«His devotion for music was born after he heard Pacho who, by that time (1905), played at a café placed on Thames and Guayanas (now Niceto Vega).

«In his spare time he devoted himself to learn music: guitar, mandolin and violin. Finally he chose piano; his first lessons were taught by a hatter named Leopoldo, later he continued with Carlos Hernani Macchi. Continue reading at

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“Loca” by Juan D’Arienzo y su Orquesta Típica, 1942.

Juan D'Arienzo. Escuela de Tango de Buenos Aires and Marcelo Solis offer Argentine Tango lessons in the San Francisco Bay AreaJuan D’Arienzo: El Rey del compás

Violinist, leader and composer
(14 December 1900 – 14 January 1976)

In 1949 D’Arienzo said: «In my point of view, tango is, above all, rhythm, nerve, strength and character.

Early tango, that of the old stream (guardia vieja), had all that, and we must try not to ever lose it. Because we forgot that, Argentine tango entered into a crisis some years ago. Putting aside modesty, I did all was possible to make it reappear.» Continue reading at

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“El Pescante” by Lucio Demare y su Orquesta Típica with Raúl Berón (1943)

Homero Manzi. Argentine music at Escuela de tango de Buenos Aires.Homero Manzi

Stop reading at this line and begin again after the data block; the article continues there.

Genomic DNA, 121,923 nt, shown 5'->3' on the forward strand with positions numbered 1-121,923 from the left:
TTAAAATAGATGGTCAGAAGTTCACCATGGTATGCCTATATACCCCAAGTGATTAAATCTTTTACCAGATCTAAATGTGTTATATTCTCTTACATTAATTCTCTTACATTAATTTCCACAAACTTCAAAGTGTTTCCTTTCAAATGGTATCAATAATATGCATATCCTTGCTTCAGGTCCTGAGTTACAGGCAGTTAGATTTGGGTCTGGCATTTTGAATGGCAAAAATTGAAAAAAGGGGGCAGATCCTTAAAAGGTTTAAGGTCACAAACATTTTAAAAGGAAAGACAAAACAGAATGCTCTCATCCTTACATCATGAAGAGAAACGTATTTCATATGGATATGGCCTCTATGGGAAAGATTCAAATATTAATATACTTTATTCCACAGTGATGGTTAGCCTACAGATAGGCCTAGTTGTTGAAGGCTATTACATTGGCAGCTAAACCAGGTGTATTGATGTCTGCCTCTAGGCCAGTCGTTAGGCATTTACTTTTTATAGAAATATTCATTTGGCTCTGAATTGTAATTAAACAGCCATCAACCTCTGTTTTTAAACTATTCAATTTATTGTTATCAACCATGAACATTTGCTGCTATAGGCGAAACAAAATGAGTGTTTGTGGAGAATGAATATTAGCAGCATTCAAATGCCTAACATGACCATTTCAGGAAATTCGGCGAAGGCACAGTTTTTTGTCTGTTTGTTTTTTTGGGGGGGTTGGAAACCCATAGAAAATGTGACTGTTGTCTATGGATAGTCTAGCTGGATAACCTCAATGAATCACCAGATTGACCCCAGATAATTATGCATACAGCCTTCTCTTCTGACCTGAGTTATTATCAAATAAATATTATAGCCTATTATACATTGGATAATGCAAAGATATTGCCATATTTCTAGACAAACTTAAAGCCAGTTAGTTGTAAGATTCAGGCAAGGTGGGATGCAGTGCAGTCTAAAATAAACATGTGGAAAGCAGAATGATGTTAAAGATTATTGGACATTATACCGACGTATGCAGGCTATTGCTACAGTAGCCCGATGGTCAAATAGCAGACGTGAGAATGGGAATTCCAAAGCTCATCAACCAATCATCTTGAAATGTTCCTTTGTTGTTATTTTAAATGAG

Poet and lyricist
(November 1, 1907 – May 3, 1951)

Manzi has given, like no one else, poetry to tango lyrics. However, he was a poet who never published a book of poems.

His poetry was evidenced only through songs, from country themes to urban music, the latter where he would be at his best. In this way he became immensely popular without giving up his poet feelings.

He resorted to metaphors, even surrealist, but never so much as to prevent ordinary people from fully understanding his message. Continue reading at

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“Gricel” by Anibal Troilo y su Orquesta Típica with Francisco Fiorentino in vocals, 1942.

Listen to “Gricel” by Anibal Troilo y su Orquesta Típica with Francisco Fiorentino (1942):

José María Contursi. Argentine Tango music at Escuela de Tango de Buenos Aires from Marcelo Solis collection.José María Contursi

A lyricist essentially poetic, sensitive and prolific, José María Contursi created a great number of hits. His huge work reveals a creator of even inspiration, careful and experienced though somewhat reiterative in his themes and only exceptionally original and truly daring. This prevents him from being among the supreme authors although some of his lyrics deserve to be within the most consummated of the genre. In fact, he aided, as few did, with his refined language to raise the average quality of the tango canción ( tango with lyrics to be sung ). He conceived numerous celebrated pieces in collaboration with various of the best composers, who saw in him a crafted lyricist, whose verses always produced the appropriate mood. His first known work, the waltz “Tu nombre”, dates from 1933, almost 20 years after his father Pascual Contursi, gave birth to the tango canción on some little Montevideo nights. Continue reading at